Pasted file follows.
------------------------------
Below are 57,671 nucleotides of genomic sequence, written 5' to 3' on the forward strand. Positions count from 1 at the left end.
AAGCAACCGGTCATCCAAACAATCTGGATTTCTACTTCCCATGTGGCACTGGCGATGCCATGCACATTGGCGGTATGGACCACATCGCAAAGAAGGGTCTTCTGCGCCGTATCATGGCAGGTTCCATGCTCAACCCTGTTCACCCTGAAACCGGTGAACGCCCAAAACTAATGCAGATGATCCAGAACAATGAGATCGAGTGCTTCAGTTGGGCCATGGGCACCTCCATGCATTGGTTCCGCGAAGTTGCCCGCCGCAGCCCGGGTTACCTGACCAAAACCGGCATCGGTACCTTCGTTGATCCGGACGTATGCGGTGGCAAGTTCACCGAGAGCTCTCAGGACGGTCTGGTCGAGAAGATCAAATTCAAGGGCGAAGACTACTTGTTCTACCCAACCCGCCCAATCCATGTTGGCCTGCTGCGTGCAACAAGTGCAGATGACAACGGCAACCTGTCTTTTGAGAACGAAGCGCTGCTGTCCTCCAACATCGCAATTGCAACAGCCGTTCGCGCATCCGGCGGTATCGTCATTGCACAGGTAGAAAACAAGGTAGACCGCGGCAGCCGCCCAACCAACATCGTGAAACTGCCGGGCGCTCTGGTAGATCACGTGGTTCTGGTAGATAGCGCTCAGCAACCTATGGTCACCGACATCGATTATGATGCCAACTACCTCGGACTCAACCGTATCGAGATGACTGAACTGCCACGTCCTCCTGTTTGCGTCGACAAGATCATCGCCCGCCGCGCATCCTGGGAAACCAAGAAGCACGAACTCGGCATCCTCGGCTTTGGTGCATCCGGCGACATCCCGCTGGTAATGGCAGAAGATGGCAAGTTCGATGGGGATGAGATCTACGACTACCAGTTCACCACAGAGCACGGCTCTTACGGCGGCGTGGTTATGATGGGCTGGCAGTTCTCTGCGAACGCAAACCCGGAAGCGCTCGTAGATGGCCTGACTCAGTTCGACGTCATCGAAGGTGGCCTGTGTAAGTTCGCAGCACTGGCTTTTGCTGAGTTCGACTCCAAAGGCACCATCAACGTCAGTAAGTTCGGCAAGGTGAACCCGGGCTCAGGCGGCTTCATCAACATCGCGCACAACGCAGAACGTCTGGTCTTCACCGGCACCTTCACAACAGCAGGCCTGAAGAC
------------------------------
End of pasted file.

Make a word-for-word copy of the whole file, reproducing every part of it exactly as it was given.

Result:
Below are 57,671 nucleotides of genomic sequence, written 5' to 3' on the forward strand. Positions count from 1 at the left end.
AAGCAACCGGTCATCCAAACAATCTGGATTTCTACTTCCCATGTGGCACTGGCGATGCCATGCACATTGGCGGTATGGACCACATCGCAAAGAAGGGTCTTCTGCGCCGTATCATGGCAGGTTCCATGCTCAACCCTGTTCACCCTGAAACCGGTGAACGCCCAAAACTAATGCAGATGATCCAGAACAATGAGATCGAGTGCTTCAGTTGGGCCATGGGCACCTCCATGCATTGGTTCCGCGAAGTTGCCCGCCGCAGCCCGGGTTACCTGACCAAAACCGGCATCGGTACCTTCGTTGATCCGGACGTATGCGGTGGCAAGTTCACCGAGAGCTCTCAGGACGGTCTGGTCGAGAAGATCAAATTCAAGGGCGAAGACTACTTGTTCTACCCAACCCGCCCAATCCATGTTGGCCTGCTGCGTGCAACAAGTGCAGATGACAACGGCAACCTGTCTTTTGAGAACGAAGCGCTGCTGTCCTCCAACATCGCAATTGCAACAGCCGTTCGCGCATCCGGCGGTATCGTCATTGCACAGGTAGAAAACAAGGTAGACCGCGGCAGCCGCCCAACCAACATCGTGAAACTGCCGGGCGCTCTGGTAGATCACGTGGTTCTGGTAGATAGCGCTCAGCAACCTATGGTCACCGACATCGATTATGATGCCAACTACCTCGGACTCAACCGTATCGAGATGACTGAACTGCCACGTCCTCCTGTTTGCGTCGACAAGATCATCGCCCGCCGCGCATCCTGGGAAACCAAGAAGCACGAACTCGGCATCCTCGGCTTTGGTGCATCCGGCGACATCCCGCTGGTAATGGCAGAAGATGGCAAGTTCGATGGGGATGAGATCTACGACTACCAGTTCACCACAGAGCACGGCTCTTACGGCGGCGTGGTTATGATGGGCTGGCAGTTCTCTGCGAACGCAAACCCGGAAGCGCTCGTAGATGGCCTGACTCAGTTCGACGTCATCGAAGGTGGCCTGTGTAAGTTCGCAGCACTGGCTTTTGCTGAGTTCGACTCCAAAGGCACCATCAACGTCAGTAAGTTCGGCAAGGTGAACCCGGGCTCAGGCGGCTTCATCAACATCGCGCACAACGCAGAACGTCTGGTCTTCACCGGCACCTTCACAACAGCAGGCCTGAAGAC